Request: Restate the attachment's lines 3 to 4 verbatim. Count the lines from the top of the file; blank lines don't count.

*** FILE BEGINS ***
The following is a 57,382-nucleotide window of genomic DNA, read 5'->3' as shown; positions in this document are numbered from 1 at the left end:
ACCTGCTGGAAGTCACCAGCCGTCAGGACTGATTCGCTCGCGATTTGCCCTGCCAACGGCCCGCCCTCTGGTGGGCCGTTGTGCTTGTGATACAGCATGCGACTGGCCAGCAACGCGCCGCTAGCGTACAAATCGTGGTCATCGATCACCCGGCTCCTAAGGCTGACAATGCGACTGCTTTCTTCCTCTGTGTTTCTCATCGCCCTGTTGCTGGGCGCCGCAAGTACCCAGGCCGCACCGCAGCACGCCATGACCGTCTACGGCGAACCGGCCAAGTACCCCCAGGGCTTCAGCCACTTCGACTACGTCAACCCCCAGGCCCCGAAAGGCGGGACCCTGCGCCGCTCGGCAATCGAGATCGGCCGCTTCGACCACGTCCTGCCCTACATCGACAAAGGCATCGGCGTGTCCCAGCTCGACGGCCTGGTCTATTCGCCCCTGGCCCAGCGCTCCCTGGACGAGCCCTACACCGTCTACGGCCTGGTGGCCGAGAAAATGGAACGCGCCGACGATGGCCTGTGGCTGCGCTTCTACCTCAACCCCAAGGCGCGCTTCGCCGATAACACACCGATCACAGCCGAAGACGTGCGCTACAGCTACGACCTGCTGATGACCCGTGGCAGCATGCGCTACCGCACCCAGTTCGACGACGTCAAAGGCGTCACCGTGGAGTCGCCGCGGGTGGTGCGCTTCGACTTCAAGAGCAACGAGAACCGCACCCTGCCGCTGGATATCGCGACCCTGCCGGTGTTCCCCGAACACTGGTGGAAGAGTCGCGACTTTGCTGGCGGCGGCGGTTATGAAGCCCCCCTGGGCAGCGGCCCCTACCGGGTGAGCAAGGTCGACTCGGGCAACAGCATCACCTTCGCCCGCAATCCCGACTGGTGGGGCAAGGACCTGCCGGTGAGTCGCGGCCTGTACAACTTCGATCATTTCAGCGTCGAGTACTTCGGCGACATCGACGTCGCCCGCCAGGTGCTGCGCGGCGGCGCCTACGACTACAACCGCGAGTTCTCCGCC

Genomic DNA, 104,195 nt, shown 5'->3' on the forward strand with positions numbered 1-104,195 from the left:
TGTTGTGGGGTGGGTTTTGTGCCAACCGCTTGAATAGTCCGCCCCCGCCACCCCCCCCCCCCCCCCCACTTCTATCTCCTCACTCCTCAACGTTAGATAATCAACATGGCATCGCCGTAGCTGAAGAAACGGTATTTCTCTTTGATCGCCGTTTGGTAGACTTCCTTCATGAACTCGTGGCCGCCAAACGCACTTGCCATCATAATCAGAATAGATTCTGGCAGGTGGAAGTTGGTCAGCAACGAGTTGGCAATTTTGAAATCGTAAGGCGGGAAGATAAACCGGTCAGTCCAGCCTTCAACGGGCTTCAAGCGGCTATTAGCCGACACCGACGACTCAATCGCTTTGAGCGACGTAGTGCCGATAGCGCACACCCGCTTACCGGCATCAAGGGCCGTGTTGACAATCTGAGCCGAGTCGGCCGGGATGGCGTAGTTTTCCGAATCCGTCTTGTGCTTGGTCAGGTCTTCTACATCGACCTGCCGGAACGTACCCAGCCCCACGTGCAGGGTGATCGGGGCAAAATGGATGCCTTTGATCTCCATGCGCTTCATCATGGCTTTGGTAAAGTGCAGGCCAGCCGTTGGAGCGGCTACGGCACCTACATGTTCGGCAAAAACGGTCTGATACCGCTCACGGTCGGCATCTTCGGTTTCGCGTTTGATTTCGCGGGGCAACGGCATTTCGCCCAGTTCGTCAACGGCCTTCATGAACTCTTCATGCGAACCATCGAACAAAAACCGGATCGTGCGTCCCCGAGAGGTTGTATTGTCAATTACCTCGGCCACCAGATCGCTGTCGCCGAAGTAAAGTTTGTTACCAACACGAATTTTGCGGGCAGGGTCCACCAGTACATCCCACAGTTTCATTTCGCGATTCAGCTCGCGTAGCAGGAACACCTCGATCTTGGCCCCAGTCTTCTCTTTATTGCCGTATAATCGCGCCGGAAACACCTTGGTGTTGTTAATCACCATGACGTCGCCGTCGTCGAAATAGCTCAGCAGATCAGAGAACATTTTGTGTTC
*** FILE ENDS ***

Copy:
Genomic DNA, 104,195 nt, shown 5'->3' on the forward strand with positions numbered 1-104,195 from the left:
TGTTGTGGGGTGGGTTTTGTGCCAACCGCTTGAATAGTCCGCCCCCGCCACCCCCCCCCCCCCCCCCACTTCTATCTCCTCACTCCTCAACGTTAGATAATCAACATGGCATCGCCGTAGCTGAAGAAACGGTATTTCTCTTTGATCGCCGTTTGGTAGACTTCCTTCATGAACTCGTGGCCGCCAAACGCACTTGCCATCATAATCAGAATAGATTCTGGCAGGTGGAAGTTGGTCAGCAACGAGTTGGCAATTTTGAAATCGTAAGGCGGGAAGATAAACCGGTCAGTCCAGCCTTCAACGGGCTTCAAGCGGCTATTAGCCGACACCGACGACTCAATCGCTTTGAGCGACGTAGTGCCGATAGCGCACACCCGCTTACCGGCATCAAGGGCCGTGTTGACAATCTGAGCCGAGTCGGCCGGGATGGCGTAGTTTTCCGAATCCGTCTTGTGCTTGGTCAGGTCTTCTACATCGACCTGCCGGAACGTACCCAGCCCCACGTGCAGGGTGATCGGGGCAAAATGGATGCCTTTGATCTCCATGCGCTTCATCATGGCTTTGGTAAAGTGCAGGCCAGCCGTTGGAGCGGCTACGGCACCTACATGTTCGGCAAAAACGGTCTGATACCGCTCACGGTCGGCATCTTCGGTTTCGCGTTTGATTTCGCGGGGCAACGGCATTTCGCCCAGTTCGTCAACGGCCTTCATGAACTCTTCATGCGAACCATCGAACAAAAACCGGATCGTGCGTCCCCGAGAGGTTGTATTGTCAATTACCTCGGCCACCAGATCGCTGTCGCCGAAGTAAAGTTTGTTACCAACACGAATTTTGCGGGCAGGGTCCACCAGTACATCCCACAGTTTCATTTCGCGATTCAGCTCGCGTAGCAGGAACACCTCGATCTTGGCCCCAGTCTTCTCTTTATTGCCGTATAATCGCGCCGGAAACACCTTGGTGTTGTTAATCACCATGACGTCGCCGTCGTCGAAATAGCTCAGCAGATCAGAGAACATTTTGTGTTC